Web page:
September 13, 2015
A special Sunday “I changed the cover of the Michigan in Pictures Facebook” edition of Michigan in Pictures.
The Keweenaw County Historical Society page about their Phoenix Church in Houghton explains:
St. Mary’s Church was built in 1858 to serve the Catholic residents in the nearby mining community of Cliff, scene of the area’s first major copper discovery in 1844. Services continued until 1899 when the church was dismantled and reassembled in Phoenix, where it was renamed The Church of the Assumption. Masses were held until 1957, when the last service marked a century of providing spiritual guidance to mining families and their descendants.
In 1985 the Keweenaw County Historical Society took over the property and began extensive repair and restoration work. The church now appears much as it did when folks from another century knelt in prayer, a fitting memorial to one chapter of Keweenaw’s proud heritage. Although now deconsecrated, the church is still used for weddings and memorial services.
More on Pheonix Church from the Keweenaw County Historical Society.
September 5, 2015
A while back I featured this as the cover photo on twitter.com/michpics. It’s so great I had to share it here as well! Cory wrote:
A day trip kayak cruise with a couple of friends on Lake Superior resulted in us finding ourselves in the “Caribbean of the North”…albeit with the pool heater unplugged ;)
August 26, 2015
GoWaterfalling’s page on Gorge Falls says:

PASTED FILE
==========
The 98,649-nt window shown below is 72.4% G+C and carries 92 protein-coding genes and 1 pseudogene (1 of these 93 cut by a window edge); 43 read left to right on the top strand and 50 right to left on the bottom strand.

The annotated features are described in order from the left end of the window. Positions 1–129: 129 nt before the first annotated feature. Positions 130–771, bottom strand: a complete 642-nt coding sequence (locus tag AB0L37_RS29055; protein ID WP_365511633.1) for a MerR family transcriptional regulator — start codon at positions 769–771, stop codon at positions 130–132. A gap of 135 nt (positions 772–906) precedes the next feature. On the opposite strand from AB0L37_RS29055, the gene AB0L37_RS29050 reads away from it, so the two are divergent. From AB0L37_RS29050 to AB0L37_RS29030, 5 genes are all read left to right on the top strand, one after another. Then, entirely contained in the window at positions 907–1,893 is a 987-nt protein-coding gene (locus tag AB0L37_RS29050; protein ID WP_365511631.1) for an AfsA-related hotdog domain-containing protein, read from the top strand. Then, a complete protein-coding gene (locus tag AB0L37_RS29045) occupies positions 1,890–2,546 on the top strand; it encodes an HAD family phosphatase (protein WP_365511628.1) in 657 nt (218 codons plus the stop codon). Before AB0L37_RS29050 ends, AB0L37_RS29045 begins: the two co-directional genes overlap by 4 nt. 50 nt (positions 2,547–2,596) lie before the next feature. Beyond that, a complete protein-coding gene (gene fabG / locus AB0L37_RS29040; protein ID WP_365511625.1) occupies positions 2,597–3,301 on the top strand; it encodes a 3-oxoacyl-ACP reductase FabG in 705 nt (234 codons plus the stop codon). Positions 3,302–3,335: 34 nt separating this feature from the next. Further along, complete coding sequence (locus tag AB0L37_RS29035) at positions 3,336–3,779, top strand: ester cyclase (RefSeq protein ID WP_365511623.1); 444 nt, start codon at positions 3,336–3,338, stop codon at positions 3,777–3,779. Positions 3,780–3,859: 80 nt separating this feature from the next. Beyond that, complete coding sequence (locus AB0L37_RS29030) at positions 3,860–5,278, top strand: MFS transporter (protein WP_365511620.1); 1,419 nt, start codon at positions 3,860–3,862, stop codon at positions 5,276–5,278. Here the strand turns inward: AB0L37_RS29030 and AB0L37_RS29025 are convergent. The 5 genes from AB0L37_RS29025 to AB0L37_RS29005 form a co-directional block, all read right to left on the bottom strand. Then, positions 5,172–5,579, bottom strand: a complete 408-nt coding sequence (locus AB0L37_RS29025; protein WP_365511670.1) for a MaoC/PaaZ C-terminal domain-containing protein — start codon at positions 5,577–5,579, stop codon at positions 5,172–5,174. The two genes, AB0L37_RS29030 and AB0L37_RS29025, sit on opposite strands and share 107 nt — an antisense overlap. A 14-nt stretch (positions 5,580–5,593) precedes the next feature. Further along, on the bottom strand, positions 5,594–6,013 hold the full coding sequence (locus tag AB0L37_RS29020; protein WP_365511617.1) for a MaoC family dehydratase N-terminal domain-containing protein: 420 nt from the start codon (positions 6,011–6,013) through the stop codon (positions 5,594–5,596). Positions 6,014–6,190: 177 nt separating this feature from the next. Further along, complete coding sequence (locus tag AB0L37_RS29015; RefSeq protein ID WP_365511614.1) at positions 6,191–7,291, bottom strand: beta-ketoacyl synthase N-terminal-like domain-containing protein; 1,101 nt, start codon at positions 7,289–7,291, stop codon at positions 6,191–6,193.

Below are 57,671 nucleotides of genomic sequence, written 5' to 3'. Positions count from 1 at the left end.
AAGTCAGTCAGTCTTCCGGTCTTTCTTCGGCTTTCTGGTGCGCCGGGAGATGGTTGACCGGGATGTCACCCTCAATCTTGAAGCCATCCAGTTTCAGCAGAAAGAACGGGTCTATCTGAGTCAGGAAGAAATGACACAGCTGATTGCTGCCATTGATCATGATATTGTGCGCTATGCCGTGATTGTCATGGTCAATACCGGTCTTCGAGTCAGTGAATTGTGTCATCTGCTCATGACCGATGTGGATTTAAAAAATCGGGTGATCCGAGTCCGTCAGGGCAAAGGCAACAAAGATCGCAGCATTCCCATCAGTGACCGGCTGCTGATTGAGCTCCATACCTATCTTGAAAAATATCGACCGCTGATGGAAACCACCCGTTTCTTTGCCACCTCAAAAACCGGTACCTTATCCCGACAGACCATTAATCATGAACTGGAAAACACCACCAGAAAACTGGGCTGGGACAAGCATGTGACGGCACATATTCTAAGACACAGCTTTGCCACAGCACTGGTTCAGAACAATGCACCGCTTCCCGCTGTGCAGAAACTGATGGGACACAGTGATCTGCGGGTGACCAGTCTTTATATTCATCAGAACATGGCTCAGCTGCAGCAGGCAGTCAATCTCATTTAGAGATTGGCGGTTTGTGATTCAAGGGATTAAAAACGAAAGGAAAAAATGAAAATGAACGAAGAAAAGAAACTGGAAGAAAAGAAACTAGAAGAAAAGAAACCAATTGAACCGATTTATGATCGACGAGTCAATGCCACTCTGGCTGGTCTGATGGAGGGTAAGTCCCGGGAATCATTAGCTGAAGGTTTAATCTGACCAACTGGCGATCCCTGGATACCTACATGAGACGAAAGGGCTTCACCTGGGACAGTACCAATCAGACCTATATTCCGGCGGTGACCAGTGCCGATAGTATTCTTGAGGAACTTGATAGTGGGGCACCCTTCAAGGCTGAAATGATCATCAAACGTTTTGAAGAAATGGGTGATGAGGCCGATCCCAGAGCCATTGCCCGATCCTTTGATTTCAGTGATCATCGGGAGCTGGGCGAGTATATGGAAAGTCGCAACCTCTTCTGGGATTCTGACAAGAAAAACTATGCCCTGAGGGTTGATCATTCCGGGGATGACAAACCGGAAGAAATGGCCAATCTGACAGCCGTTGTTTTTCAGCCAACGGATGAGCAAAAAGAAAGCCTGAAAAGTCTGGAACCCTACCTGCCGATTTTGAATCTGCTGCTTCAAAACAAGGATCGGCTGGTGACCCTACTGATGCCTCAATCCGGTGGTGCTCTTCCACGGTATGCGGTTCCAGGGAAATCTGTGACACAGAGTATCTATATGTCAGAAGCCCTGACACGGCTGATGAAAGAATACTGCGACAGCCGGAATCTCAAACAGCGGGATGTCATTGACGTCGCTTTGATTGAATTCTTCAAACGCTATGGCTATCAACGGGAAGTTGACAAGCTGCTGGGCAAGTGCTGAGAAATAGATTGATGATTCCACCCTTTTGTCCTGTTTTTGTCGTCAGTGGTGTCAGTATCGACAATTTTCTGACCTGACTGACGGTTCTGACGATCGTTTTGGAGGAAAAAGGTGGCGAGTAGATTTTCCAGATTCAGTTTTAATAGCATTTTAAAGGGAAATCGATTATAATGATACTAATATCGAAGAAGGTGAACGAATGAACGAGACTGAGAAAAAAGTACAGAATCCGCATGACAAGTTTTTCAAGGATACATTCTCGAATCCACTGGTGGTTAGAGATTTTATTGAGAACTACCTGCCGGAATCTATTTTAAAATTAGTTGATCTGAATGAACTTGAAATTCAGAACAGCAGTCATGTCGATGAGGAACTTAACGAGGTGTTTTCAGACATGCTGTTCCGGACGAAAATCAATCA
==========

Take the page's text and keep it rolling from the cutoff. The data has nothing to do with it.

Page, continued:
A very scenic waterfall set in a very scenic gorge. An added plus is the close proximity of the equally impressive Potawatomi Falls. These are two of the most impressive falls on the Black River and are also the two easiest to access.
Gorge falls is named for the deep and narrow gorge above and below the falls. This was my personal favorite of Black River Scenic Byway waterfalls. It is also one of the easier waterfalls to visit, being only a short distance from the parking area. There are a fair number of stairs to the falls overlook. It is only a short walk upstream to see Potawatomi Falls.
Read on for more including directions to this and other nearby waterfalls along the Black River.
Tons more Michigan waterfalls (including some by Eric!) on Michigan in Pictures.
August 12, 2015
GoWaterfalling relegates Ogemaw Falls to its Minor Waterfalls page, but it looks like a very pretty spot nonetheless!
Ogemaw Falls is a 12 foot drop on Ogemaw Creek in Baraga County Michigan. It is located off of Baraga Plains Road, which intersects with US-41 just a mile or so north of Canyon Falls. Head west for about 1.5 miles. The road will turn to the left, and there will be a large pond to the left. This is where the road crosses Ogemaw Creek. The falls are a few hundred yards to the left. The road crosses above the falls, so you cannot see them from the road. You have to climb down into the gorge to get a view. This is not difficult, but there is no real trail. This is a small waterfall. Many much more impressive waterfalls can be found in Baraga County.
David Hedquist is the author of Waterfalling in Wisconsin and now he’s turning his attention (and camera) on Michigan’s falls. View his photo background big and see more views including closer up and even a video on his Ogemaw Falls slideshow.
Many (many) more Michigan waterfalls can be found on Michigan in Pictures!